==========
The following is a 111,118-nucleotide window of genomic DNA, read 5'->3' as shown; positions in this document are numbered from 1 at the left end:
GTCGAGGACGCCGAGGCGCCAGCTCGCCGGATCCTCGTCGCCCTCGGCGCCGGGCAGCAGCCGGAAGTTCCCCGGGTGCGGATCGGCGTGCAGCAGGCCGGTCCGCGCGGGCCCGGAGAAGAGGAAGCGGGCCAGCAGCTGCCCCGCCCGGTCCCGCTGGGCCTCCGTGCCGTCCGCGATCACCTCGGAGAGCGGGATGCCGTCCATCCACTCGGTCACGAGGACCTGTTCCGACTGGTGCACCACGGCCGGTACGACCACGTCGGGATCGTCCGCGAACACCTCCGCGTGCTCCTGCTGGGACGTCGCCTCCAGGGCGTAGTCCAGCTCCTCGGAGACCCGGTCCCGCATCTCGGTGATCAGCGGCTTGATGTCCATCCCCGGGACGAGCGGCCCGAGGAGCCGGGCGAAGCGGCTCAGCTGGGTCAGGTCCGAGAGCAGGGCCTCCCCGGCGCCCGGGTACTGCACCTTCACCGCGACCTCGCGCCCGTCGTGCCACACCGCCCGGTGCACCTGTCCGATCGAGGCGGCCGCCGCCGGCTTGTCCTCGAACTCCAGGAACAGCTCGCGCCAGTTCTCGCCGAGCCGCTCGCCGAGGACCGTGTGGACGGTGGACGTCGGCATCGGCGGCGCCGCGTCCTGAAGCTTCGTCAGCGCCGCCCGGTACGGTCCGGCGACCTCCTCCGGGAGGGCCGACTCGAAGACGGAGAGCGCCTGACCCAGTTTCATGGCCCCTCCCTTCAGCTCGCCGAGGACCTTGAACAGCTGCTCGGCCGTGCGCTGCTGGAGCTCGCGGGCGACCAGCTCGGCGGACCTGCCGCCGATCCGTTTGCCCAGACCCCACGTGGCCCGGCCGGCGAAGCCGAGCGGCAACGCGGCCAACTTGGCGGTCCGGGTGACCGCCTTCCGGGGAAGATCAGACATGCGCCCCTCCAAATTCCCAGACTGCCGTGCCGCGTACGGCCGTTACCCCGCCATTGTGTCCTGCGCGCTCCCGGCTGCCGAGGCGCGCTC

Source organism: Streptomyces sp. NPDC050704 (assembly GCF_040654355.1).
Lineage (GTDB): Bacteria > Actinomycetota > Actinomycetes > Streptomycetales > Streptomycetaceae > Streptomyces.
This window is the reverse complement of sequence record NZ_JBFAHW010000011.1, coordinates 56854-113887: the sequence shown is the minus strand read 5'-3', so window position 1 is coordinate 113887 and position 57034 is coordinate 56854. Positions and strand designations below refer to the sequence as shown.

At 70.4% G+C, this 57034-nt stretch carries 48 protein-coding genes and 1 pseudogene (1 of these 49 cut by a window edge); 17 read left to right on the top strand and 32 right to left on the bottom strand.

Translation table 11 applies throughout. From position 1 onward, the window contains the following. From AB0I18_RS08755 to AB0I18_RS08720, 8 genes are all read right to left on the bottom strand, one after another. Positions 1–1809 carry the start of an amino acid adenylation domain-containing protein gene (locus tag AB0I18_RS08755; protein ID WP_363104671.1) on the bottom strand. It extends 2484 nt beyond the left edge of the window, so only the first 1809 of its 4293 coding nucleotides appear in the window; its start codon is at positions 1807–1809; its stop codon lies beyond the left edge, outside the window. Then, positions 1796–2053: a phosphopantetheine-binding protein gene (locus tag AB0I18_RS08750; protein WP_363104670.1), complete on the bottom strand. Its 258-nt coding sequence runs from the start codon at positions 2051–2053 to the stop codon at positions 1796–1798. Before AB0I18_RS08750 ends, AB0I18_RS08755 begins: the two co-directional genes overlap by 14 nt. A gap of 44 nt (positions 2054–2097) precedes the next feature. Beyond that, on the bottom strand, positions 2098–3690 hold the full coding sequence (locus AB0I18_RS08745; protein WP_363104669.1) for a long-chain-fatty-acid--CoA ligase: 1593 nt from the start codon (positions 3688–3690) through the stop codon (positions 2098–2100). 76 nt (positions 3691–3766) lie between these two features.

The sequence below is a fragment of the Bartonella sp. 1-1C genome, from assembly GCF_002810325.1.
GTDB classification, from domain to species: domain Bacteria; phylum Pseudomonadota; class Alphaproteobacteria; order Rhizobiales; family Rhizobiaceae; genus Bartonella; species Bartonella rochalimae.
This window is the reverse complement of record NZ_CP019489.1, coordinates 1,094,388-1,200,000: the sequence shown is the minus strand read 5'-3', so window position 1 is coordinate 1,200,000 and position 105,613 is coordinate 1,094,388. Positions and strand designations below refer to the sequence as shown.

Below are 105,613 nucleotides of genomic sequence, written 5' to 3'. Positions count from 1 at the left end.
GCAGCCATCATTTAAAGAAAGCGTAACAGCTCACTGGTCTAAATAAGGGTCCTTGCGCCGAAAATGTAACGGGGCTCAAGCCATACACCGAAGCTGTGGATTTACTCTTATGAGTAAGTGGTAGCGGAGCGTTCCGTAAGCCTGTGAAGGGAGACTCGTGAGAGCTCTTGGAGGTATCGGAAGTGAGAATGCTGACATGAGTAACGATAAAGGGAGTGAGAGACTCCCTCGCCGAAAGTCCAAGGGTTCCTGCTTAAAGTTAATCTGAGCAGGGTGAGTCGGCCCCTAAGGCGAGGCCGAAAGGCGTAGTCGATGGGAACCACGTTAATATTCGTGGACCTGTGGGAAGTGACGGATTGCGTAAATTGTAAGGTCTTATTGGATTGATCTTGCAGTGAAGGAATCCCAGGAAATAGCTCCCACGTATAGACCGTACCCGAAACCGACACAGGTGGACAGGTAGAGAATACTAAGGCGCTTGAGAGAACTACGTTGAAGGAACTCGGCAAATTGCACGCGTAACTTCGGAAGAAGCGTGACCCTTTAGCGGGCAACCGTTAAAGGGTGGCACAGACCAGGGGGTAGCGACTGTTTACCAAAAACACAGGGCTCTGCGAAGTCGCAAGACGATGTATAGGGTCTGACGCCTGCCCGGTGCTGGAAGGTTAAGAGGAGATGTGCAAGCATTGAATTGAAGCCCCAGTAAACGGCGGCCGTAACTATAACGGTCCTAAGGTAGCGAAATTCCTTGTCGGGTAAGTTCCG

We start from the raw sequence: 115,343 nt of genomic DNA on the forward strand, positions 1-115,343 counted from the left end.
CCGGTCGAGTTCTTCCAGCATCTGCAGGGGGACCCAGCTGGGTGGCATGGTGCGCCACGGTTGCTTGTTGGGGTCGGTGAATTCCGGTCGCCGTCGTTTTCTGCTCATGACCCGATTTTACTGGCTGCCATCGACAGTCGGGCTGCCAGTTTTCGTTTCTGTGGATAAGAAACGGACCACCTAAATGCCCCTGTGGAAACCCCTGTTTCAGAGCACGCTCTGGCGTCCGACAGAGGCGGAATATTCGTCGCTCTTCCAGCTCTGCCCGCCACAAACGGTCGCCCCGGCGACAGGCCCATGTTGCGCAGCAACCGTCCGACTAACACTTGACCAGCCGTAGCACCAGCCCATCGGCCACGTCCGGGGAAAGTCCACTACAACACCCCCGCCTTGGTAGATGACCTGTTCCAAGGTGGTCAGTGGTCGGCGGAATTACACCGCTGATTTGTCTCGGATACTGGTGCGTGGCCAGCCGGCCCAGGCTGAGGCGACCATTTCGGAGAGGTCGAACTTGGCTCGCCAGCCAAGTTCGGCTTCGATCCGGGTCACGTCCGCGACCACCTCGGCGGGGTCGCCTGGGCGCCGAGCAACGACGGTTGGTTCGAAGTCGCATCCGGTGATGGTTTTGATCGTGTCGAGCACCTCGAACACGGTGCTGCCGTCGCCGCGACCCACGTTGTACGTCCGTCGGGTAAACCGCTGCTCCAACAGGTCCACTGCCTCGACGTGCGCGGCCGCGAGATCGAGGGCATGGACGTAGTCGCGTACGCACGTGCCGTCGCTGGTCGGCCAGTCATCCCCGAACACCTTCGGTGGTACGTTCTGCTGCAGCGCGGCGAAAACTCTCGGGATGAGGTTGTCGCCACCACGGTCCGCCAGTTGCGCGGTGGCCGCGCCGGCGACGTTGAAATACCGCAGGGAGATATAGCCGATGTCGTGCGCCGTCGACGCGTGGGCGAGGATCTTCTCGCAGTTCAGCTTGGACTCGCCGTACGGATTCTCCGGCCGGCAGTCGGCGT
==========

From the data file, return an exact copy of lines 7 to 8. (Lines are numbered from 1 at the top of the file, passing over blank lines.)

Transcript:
Translation table 11 applies throughout. From position 1 onward, the window contains the following. From AB0I18_RS08755 to AB0I18_RS08720, 8 genes are all read right to left on the bottom strand, one after another. Positions 1–1809 carry the start of an amino acid adenylation domain-containing protein gene (locus tag AB0I18_RS08755; protein ID WP_363104671.1) on the bottom strand. It extends 2484 nt beyond the left edge of the window, so only the first 1809 of its 4293 coding nucleotides appear in the window; its start codon is at positions 1807–1809; its stop codon lies beyond the left edge, outside the window. Then, positions 1796–2053: a phosphopantetheine-binding protein gene (locus tag AB0I18_RS08750; protein WP_363104670.1), complete on the bottom strand. Its 258-nt coding sequence runs from the start codon at positions 2051–2053 to the stop codon at positions 1796–1798. Before AB0I18_RS08750 ends, AB0I18_RS08755 begins: the two co-directional genes overlap by 14 nt. A gap of 44 nt (positions 2054–2097) precedes the next feature. Beyond that, on the bottom strand, positions 2098–3690 hold the full coding sequence (locus AB0I18_RS08745; protein WP_363104669.1) for a long-chain-fatty-acid--CoA ligase: 1593 nt from the start codon (positions 3688–3690) through the stop codon (positions 2098–2100). 76 nt (positions 3691–3766) lie between these two features.

The sequence below is a fragment of the Bartonella sp. 1-1C genome, from assembly GCF_002810325.1.